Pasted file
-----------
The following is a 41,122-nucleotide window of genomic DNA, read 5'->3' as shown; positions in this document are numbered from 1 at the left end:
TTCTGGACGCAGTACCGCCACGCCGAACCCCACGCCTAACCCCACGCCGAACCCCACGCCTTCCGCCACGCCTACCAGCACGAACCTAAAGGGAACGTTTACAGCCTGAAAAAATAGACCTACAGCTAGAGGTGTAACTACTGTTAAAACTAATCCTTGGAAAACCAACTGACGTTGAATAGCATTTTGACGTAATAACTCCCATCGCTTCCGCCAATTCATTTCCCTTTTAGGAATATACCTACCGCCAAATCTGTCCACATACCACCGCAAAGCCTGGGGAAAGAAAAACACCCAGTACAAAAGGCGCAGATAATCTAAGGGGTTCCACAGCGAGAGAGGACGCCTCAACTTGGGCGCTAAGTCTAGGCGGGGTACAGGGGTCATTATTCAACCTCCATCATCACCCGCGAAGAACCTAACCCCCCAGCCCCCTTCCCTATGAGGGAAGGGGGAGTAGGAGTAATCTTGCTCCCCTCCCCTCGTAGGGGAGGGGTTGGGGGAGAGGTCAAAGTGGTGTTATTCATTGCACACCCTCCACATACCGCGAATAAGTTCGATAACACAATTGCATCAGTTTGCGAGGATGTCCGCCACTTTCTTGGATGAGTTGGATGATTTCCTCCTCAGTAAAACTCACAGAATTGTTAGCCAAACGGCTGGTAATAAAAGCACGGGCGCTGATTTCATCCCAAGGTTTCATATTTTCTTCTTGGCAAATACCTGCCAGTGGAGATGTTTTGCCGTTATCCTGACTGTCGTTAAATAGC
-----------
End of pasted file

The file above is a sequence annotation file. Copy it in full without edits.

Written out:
The following is a 41,122-nucleotide window of genomic DNA, read 5'->3' as shown; positions in this document are numbered from 1 at the left end:
TTCTGGACGCAGTACCGCCACGCCGAACCCCACGCCTAACCCCACGCCGAACCCCACGCCTTCCGCCACGCCTACCAGCACGAACCTAAAGGGAACGTTTACAGCCTGAAAAAATAGACCTACAGCTAGAGGTGTAACTACTGTTAAAACTAATCCTTGGAAAACCAACTGACGTTGAATAGCATTTTGACGTAATAACTCCCATCGCTTCCGCCAATTCATTTCCCTTTTAGGAATATACCTACCGCCAAATCTGTCCACATACCACCGCAAAGCCTGGGGAAAGAAAAACACCCAGTACAAAAGGCGCAGATAATCTAAGGGGTTCCACAGCGAGAGAGGACGCCTCAACTTGGGCGCTAAGTCTAGGCGGGGTACAGGGGTCATTATTCAACCTCCATCATCACCCGCGAAGAACCTAACCCCCCAGCCCCCTTCCCTATGAGGGAAGGGGGAGTAGGAGTAATCTTGCTCCCCTCCCCTCGTAGGGGAGGGGTTGGGGGAGAGGTCAAAGTGGTGTTATTCATTGCACACCCTCCACATACCGCGAATAAGTTCGATAACACAATTGCATCAGTTTGCGAGGATGTCCGCCACTTTCTTGGATGAGTTGGATGATTTCCTCCTCAGTAAAACTCACAGAATTGTTAGCCAAACGGCTGGTAATAAAAGCACGGGCGCTGATTTCATCCCAAGGTTTCATATTTTCTTCTTGGCAAATACCTGCCAGTGGAGATGTTTTGCCGTTATCCTGACTGTCGTTAAATAGC